Distinguishing pathogenic from polymorphic changes poses significant problems for geneticists and despite 30 years of postgenomic experience this remains the case in mitochondrial genetics. Base substitutions in mitochondrial tRNA (mt-tRNA) genes are particularly difficult, but important, because they are common causes of pathology and associated with high rates of transmission. Providing accurate genetic advice to patients and their families is of paramount importance in disease prevention, and brings into sharp focus the factors used to distinguish pathogenic from polymorphic variants. We have reevaluated our pathogenicity scoring system for mt-tRNA mutations following a considerable increase in the number reported since the system was devised in 2004. This allowed us to address notable issues including the underestimation of "definitely pathogenic" mutations resulting from insufficient data collection. We illustrate the robustness of our revised scoring system using novel pathogenic and previously reported polymorphic changes and conclude that while clear evidence from single-fiber and/or trans-mitochondrial cybrid studies remains the gold standard for assigning pathogenicity, our scoring system is valuable for deciding which mt-tRNA mutations to investigate further using these labor-intensive techniques.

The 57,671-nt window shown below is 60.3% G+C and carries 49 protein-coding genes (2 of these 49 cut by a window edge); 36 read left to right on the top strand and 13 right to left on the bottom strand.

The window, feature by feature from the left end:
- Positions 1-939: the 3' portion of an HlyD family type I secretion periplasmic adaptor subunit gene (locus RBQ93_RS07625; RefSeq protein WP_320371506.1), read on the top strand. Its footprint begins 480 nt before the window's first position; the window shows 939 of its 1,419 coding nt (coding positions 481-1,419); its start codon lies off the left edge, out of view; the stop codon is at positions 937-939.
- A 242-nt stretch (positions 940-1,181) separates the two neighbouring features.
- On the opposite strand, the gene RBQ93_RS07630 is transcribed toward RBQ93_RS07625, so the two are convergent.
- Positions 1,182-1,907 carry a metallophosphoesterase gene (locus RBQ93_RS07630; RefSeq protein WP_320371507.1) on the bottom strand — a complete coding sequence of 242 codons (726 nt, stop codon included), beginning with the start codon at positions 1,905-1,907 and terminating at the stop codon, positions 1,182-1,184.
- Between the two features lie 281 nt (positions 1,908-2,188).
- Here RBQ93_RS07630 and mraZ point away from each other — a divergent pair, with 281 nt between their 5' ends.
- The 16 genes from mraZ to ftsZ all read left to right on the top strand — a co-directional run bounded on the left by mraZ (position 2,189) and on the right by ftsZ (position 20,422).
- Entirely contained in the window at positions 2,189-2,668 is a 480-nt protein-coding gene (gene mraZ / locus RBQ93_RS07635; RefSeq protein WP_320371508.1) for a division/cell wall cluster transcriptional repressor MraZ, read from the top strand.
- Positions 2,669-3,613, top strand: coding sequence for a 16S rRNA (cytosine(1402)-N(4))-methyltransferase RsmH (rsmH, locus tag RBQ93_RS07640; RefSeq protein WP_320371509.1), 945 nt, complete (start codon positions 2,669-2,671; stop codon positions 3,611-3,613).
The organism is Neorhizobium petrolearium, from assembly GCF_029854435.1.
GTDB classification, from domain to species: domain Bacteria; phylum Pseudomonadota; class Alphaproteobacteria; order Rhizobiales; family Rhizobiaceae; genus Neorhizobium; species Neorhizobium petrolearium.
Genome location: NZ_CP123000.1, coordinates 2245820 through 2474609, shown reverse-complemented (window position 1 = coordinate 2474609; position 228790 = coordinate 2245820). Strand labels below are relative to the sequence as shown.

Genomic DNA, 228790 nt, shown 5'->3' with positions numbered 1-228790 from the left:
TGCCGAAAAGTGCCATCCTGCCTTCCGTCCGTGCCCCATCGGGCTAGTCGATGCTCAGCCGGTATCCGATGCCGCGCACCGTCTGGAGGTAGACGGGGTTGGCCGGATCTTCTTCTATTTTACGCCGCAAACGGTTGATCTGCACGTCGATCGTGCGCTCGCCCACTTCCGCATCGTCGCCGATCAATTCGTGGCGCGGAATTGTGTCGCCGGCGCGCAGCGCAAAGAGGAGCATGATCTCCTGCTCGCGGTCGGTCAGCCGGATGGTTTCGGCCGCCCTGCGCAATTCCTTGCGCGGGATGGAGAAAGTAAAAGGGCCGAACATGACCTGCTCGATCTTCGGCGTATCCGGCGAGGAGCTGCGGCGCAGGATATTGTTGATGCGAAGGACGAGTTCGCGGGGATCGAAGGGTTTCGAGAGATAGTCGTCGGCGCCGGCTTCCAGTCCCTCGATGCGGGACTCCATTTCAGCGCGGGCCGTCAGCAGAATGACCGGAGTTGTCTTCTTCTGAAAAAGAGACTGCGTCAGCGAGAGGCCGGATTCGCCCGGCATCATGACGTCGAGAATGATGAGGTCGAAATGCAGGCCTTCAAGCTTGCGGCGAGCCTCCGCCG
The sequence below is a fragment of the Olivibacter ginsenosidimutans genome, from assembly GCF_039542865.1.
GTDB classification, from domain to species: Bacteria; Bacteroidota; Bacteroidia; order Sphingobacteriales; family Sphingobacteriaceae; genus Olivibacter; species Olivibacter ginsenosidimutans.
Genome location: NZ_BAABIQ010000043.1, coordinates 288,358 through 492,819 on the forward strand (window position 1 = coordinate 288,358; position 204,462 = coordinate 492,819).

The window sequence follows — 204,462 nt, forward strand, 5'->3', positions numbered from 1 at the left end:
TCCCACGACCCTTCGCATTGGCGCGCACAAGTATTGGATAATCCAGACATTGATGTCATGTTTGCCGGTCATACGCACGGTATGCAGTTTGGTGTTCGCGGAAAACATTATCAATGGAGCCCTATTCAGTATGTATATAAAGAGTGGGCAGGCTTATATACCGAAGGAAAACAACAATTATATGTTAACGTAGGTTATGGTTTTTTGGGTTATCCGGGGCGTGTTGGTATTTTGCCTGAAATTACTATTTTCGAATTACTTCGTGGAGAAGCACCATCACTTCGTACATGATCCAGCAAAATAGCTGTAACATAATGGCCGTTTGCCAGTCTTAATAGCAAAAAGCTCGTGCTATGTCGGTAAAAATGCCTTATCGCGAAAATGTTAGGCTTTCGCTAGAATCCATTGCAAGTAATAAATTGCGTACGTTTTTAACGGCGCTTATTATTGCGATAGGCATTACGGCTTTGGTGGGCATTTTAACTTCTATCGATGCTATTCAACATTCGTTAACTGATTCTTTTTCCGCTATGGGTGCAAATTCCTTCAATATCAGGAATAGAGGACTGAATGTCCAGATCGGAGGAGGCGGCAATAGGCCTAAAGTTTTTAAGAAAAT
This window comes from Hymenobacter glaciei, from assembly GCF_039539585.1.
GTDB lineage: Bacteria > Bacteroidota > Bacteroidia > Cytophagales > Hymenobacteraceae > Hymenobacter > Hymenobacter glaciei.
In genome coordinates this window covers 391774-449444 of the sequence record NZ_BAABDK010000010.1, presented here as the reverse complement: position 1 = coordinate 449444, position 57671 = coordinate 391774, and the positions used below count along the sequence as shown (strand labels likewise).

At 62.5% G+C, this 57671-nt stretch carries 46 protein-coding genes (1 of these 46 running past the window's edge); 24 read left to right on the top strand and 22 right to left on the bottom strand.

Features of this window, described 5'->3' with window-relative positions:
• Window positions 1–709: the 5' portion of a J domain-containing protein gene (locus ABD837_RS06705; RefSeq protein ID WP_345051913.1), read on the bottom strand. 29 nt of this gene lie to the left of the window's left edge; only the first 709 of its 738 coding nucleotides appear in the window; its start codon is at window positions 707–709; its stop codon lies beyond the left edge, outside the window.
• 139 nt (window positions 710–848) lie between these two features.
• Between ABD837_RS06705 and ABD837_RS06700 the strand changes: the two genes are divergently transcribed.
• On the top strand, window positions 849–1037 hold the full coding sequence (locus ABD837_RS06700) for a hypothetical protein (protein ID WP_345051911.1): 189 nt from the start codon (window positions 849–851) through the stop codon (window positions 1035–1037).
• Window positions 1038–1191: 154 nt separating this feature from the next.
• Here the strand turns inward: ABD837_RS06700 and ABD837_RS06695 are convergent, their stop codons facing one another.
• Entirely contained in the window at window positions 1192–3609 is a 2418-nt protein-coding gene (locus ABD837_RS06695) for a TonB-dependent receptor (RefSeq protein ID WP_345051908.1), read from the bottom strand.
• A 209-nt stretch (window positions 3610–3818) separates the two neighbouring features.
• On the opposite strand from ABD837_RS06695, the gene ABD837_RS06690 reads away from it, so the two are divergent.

© 2011 Wiley Periodicals, Inc.